24 July 1998

Right varieties can cut costs

SIMPLIFIED, but reasoned variety choice can cut costs later in the season, says agrochemicals distributor Hutchinsons. A new computer package could help growers achieve that.

"Generally farmers are growing too many varieties, and not making the most of them," claims technical manager Dick Neale. Over-complicated cereal cropping often means growers ignore varietal disease resistance and lodging ratings and apply blanket fungicide and pgr programmes, he says.

He rules out a single variety across the whole farm – that would be an extreme disease risk. Instead he advocates a more sophisticated approach using resistance groupings and selecting three varieties to suit the farm and intended end markets.

If growers get their variety choice right they can reduce risk and give themselves the best chance to reduce costs later in the season, he says.

To help them achieve that Hutchinson staff are now using Improva, a new software package designed to help advisers tailor inputs to each field, farm, variety and yield, driving up gross margins through more effective input use.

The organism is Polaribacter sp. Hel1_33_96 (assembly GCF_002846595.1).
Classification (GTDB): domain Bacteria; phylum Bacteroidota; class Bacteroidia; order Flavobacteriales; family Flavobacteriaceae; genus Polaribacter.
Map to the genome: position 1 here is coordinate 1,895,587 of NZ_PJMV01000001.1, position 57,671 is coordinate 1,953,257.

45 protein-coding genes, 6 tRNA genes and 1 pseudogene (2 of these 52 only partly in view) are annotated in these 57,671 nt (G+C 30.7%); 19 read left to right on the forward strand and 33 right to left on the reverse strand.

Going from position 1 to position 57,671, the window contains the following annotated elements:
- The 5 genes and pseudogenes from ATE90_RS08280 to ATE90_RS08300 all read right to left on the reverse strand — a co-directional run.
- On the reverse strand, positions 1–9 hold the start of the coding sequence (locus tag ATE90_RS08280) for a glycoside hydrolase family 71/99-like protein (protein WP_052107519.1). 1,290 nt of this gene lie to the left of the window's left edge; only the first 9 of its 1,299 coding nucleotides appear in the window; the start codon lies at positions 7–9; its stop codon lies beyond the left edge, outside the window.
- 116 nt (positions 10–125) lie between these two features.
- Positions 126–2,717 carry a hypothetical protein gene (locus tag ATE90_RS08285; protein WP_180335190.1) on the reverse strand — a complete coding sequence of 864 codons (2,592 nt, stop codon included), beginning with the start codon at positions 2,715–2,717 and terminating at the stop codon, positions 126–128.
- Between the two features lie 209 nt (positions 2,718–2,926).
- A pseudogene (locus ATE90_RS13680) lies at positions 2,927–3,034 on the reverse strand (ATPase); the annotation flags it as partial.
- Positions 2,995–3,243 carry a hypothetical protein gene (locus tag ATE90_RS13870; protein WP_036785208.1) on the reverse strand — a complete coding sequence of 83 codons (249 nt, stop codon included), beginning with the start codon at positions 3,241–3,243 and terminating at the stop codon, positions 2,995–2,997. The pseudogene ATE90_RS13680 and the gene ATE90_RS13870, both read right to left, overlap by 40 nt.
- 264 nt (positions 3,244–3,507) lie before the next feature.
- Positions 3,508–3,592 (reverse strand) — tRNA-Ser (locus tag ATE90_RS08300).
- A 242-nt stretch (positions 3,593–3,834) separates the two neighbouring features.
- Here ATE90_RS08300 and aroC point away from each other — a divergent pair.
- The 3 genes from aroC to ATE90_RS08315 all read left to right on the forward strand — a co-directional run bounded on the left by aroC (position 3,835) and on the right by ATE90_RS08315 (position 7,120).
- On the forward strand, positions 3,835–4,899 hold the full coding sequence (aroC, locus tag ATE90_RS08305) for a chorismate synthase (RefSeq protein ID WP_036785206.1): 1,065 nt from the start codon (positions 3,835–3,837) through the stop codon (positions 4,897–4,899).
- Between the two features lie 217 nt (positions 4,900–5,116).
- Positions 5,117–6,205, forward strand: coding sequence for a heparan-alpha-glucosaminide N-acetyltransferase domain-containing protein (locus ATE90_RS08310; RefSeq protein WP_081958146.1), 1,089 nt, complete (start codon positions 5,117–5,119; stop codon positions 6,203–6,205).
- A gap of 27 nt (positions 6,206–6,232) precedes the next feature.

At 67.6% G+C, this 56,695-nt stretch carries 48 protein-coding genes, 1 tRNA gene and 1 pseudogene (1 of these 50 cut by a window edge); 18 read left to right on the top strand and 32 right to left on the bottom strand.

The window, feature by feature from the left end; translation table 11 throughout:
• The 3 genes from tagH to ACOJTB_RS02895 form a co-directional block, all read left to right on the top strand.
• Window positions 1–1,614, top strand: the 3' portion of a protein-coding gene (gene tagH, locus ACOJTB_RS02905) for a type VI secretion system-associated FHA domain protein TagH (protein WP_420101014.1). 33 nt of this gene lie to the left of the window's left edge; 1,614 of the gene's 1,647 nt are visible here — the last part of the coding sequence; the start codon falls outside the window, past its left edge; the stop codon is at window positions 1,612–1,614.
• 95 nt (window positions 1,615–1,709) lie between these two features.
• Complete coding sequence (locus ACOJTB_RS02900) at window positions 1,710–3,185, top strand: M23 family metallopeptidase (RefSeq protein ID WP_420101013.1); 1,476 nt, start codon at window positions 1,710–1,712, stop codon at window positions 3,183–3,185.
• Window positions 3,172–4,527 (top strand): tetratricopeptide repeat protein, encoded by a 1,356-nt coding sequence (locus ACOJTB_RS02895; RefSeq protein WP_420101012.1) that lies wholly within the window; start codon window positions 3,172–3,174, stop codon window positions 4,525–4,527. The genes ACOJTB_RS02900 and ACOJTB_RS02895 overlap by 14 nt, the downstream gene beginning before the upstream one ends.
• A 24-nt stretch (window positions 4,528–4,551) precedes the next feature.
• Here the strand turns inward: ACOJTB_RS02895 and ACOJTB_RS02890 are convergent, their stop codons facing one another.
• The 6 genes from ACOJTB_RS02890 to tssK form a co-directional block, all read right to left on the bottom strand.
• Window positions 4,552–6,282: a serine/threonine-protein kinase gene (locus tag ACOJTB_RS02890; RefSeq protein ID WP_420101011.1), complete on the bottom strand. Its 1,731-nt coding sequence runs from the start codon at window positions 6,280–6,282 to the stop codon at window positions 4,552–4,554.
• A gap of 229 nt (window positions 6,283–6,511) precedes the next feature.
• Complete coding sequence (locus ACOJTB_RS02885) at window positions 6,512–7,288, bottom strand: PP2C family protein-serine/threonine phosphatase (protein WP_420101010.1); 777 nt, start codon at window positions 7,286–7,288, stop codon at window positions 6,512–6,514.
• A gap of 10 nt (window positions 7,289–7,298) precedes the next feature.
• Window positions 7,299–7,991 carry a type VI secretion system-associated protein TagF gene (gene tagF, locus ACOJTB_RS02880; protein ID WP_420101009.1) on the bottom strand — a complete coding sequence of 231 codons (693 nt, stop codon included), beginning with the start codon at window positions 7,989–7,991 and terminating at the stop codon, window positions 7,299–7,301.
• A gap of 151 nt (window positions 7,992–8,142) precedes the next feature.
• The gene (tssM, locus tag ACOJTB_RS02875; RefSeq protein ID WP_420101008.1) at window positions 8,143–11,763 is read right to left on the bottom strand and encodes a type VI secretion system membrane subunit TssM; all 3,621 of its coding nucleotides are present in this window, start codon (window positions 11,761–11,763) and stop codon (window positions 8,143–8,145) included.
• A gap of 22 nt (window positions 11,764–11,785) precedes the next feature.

It is as applicable to hi-tech, GPS mapped farms as those where growers are using more traditional methods to assess fertility and yield, says Felix Patton.

The variety choice process starts with the grower and agronomist choosing a principal variety, based on the target market and farm situation. Partner varieties, based on disease diversification groupings, standing power and yield are then suggested by the system. Yellow rust is the priority disease.

Improva then links with the Hutchinson Information System and FieldPlan to produce an input blue-print for each variety.

"This establishes what to expect later in the season. But flexibility is still required to take into account seasonal variations," concludes Mr Neale.